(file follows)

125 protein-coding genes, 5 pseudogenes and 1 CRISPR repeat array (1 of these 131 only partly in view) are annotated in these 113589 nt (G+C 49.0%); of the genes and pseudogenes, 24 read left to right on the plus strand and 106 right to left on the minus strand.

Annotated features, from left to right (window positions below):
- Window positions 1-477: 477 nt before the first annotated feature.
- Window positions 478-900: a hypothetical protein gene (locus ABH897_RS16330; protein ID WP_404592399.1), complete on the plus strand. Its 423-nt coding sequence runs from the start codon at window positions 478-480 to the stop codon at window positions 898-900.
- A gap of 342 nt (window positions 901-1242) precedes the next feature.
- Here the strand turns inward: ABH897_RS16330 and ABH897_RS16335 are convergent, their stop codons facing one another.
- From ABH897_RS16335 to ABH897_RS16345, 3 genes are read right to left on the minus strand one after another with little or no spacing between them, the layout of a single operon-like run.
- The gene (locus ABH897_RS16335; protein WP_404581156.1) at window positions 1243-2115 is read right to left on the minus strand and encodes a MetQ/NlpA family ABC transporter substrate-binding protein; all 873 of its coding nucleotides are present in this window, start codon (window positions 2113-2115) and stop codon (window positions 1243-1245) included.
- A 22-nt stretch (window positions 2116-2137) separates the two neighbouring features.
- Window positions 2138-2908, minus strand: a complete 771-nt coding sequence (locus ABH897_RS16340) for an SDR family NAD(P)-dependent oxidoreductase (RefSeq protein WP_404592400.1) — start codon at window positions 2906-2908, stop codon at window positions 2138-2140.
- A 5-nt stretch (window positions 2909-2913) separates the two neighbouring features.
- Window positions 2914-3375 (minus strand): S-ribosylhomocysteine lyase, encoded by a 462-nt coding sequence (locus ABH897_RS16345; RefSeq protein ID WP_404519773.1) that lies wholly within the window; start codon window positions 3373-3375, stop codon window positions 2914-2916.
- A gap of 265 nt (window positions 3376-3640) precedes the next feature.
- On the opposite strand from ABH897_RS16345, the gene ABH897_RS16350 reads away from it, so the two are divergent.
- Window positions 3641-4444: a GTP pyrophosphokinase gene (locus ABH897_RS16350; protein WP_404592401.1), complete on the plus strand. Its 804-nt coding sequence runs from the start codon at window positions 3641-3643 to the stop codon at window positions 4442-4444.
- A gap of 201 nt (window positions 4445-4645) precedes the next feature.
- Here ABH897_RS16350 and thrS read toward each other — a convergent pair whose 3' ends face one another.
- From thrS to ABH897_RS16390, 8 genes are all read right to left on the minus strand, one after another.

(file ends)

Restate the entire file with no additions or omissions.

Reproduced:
125 protein-coding genes, 5 pseudogenes and 1 CRISPR repeat array (1 of these 131 only partly in view) are annotated in these 113589 nt (G+C 49.0%); of the genes and pseudogenes, 24 read left to right on the plus strand and 106 right to left on the minus strand.

Annotated features, from left to right (window positions below):
- Window positions 1-477: 477 nt before the first annotated feature.
- Window positions 478-900: a hypothetical protein gene (locus ABH897_RS16330; protein ID WP_404592399.1), complete on the plus strand. Its 423-nt coding sequence runs from the start codon at window positions 478-480 to the stop codon at window positions 898-900.
- A gap of 342 nt (window positions 901-1242) precedes the next feature.
- Here the strand turns inward: ABH897_RS16330 and ABH897_RS16335 are convergent, their stop codons facing one another.
- From ABH897_RS16335 to ABH897_RS16345, 3 genes are read right to left on the minus strand one after another with little or no spacing between them, the layout of a single operon-like run.
- The gene (locus ABH897_RS16335; protein WP_404581156.1) at window positions 1243-2115 is read right to left on the minus strand and encodes a MetQ/NlpA family ABC transporter substrate-binding protein; all 873 of its coding nucleotides are present in this window, start codon (window positions 2113-2115) and stop codon (window positions 1243-1245) included.
- A 22-nt stretch (window positions 2116-2137) separates the two neighbouring features.
- Window positions 2138-2908, minus strand: a complete 771-nt coding sequence (locus ABH897_RS16340) for an SDR family NAD(P)-dependent oxidoreductase (RefSeq protein WP_404592400.1) — start codon at window positions 2906-2908, stop codon at window positions 2138-2140.
- A 5-nt stretch (window positions 2909-2913) separates the two neighbouring features.
- Window positions 2914-3375 (minus strand): S-ribosylhomocysteine lyase, encoded by a 462-nt coding sequence (locus ABH897_RS16345; RefSeq protein ID WP_404519773.1) that lies wholly within the window; start codon window positions 3373-3375, stop codon window positions 2914-2916.
- A gap of 265 nt (window positions 3376-3640) precedes the next feature.
- On the opposite strand from ABH897_RS16345, the gene ABH897_RS16350 reads away from it, so the two are divergent.
- Window positions 3641-4444: a GTP pyrophosphokinase gene (locus ABH897_RS16350; protein WP_404592401.1), complete on the plus strand. Its 804-nt coding sequence runs from the start codon at window positions 3641-3643 to the stop codon at window positions 4442-4444.
- A gap of 201 nt (window positions 4445-4645) precedes the next feature.
- Here ABH897_RS16350 and thrS read toward each other — a convergent pair whose 3' ends face one another.
- From thrS to ABH897_RS16390, 8 genes are all read right to left on the minus strand, one after another.